The Loafer’s Veteran of the Week is Lewis E. Booher. Mr. Booher was born on January 12, 1919 in Washington County, VA to Mike and Lola Booher. He was working in Radford, VA where he was a foreman for the Hercules Powder Co. when the Japanese attacked Pearl Harbor on December 7, 1941. He returned home and was drafted within a couple of months.
Lewis was working in Radford, VA where he was foreman for the Hercules Powder Company when the Japanese attacked Pearl Harbor on December 7, 1941. He returned home and was drafted within a couple of months. Lewis was inducted into the Army in September of 1942 and entered Boot Camp in Texas on October 13, 1942. Soon after, he found himself on a ship headed to Europe and combat in World War II. Lewis was in recon—as he put it—a wartime “game of hide and seek.” Lewis and his company went ahead of their outfit, sometimes into enemy territory in Germany. There were even times when he was on reconnaissance by himself. Their job was to gather information and relay back enemy position, size, and readiness. There were usually two or three of them on this patrol. Sometimes the Germans were even camouflaged, and they would realize they were within a few feet of them; their next move was to get back to the outfit and relay information.
Understandably, Lewis does not like to talk about the times he was actually involved in gunfire exchange. He would just as soon forget it but, as all veterans would tell you, it is embedded in his memories. Lewis fought with his company in Normandy and Northern France. He was also in Central Europe, Ardennes, and Rhineland. In March of 1945, they were part of Operation Varsity/Operation Plunder on the banks of the Rhine River. They pushed the Germans back into retreat. Shortly after, Nazi Germany surrendered on May 8, but it was not completely over until August. Lewis was honorably discharged December 5, 1945.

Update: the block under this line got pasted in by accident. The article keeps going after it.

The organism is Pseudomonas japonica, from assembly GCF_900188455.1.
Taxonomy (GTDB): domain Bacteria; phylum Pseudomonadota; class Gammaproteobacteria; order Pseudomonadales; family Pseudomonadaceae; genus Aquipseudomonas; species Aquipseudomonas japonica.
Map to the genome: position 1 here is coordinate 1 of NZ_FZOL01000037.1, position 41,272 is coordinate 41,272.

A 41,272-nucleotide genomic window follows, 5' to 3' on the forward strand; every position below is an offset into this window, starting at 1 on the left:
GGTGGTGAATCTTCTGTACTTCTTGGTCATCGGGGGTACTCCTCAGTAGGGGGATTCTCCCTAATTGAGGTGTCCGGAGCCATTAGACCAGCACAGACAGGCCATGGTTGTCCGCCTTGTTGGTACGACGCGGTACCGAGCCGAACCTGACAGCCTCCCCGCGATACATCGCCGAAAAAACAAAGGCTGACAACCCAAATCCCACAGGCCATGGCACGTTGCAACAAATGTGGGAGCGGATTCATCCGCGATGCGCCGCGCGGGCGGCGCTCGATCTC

Lewis was honored to meet two special generals while in service. He met Dwight David Eisenhower, a five-star general and supreme commander of the Allied Forces in Europe, who exchanged salutes with Lewis and even broke into a smile. Lewis also had the privilege of saluting General George Patton who led the U S Third Army in France and Germany in the aftermath of the Allies invasion of Normandy.
When asked about fellow service personnel, Lewis said that, “there were so many who gave the ultimate sacrifice—that of their lives, that we (Americans) can live in a free country.” He does not display metals or accolades from service—he gives the glory to those who did not make it “home” like he did.